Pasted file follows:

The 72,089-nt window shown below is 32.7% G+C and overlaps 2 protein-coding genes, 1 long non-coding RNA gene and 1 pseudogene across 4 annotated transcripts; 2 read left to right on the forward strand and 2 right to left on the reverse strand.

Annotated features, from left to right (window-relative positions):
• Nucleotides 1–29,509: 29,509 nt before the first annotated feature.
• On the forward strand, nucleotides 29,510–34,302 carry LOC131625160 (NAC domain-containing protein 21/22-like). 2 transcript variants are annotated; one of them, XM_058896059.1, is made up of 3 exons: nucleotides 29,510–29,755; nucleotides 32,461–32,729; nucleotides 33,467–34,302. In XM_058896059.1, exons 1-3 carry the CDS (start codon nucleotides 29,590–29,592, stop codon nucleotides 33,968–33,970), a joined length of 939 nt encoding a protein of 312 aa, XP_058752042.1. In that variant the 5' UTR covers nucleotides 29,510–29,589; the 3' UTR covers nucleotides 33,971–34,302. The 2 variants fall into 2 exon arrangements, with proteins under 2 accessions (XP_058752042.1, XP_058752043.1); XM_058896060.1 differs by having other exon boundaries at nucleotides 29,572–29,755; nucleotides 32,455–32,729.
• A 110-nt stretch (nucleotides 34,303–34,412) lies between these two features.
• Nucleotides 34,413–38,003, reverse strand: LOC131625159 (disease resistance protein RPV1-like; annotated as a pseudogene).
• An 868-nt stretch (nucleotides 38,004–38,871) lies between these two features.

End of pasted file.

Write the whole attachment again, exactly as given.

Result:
The 72,089-nt window shown below is 32.7% G+C and overlaps 2 protein-coding genes, 1 long non-coding RNA gene and 1 pseudogene across 4 annotated transcripts; 2 read left to right on the forward strand and 2 right to left on the reverse strand.

Annotated features, from left to right (window-relative positions):
• Nucleotides 1–29,509: 29,509 nt before the first annotated feature.
• On the forward strand, nucleotides 29,510–34,302 carry LOC131625160 (NAC domain-containing protein 21/22-like). 2 transcript variants are annotated; one of them, XM_058896059.1, is made up of 3 exons: nucleotides 29,510–29,755; nucleotides 32,461–32,729; nucleotides 33,467–34,302. In XM_058896059.1, exons 1-3 carry the CDS (start codon nucleotides 29,590–29,592, stop codon nucleotides 33,968–33,970), a joined length of 939 nt encoding a protein of 312 aa, XP_058752042.1. In that variant the 5' UTR covers nucleotides 29,510–29,589; the 3' UTR covers nucleotides 33,971–34,302. The 2 variants fall into 2 exon arrangements, with proteins under 2 accessions (XP_058752042.1, XP_058752043.1); XM_058896060.1 differs by having other exon boundaries at nucleotides 29,572–29,755; nucleotides 32,455–32,729.
• A 110-nt stretch (nucleotides 34,303–34,412) lies between these two features.
• Nucleotides 34,413–38,003, reverse strand: LOC131625159 (disease resistance protein RPV1-like; annotated as a pseudogene).
• An 868-nt stretch (nucleotides 38,004–38,871) lies between these two features.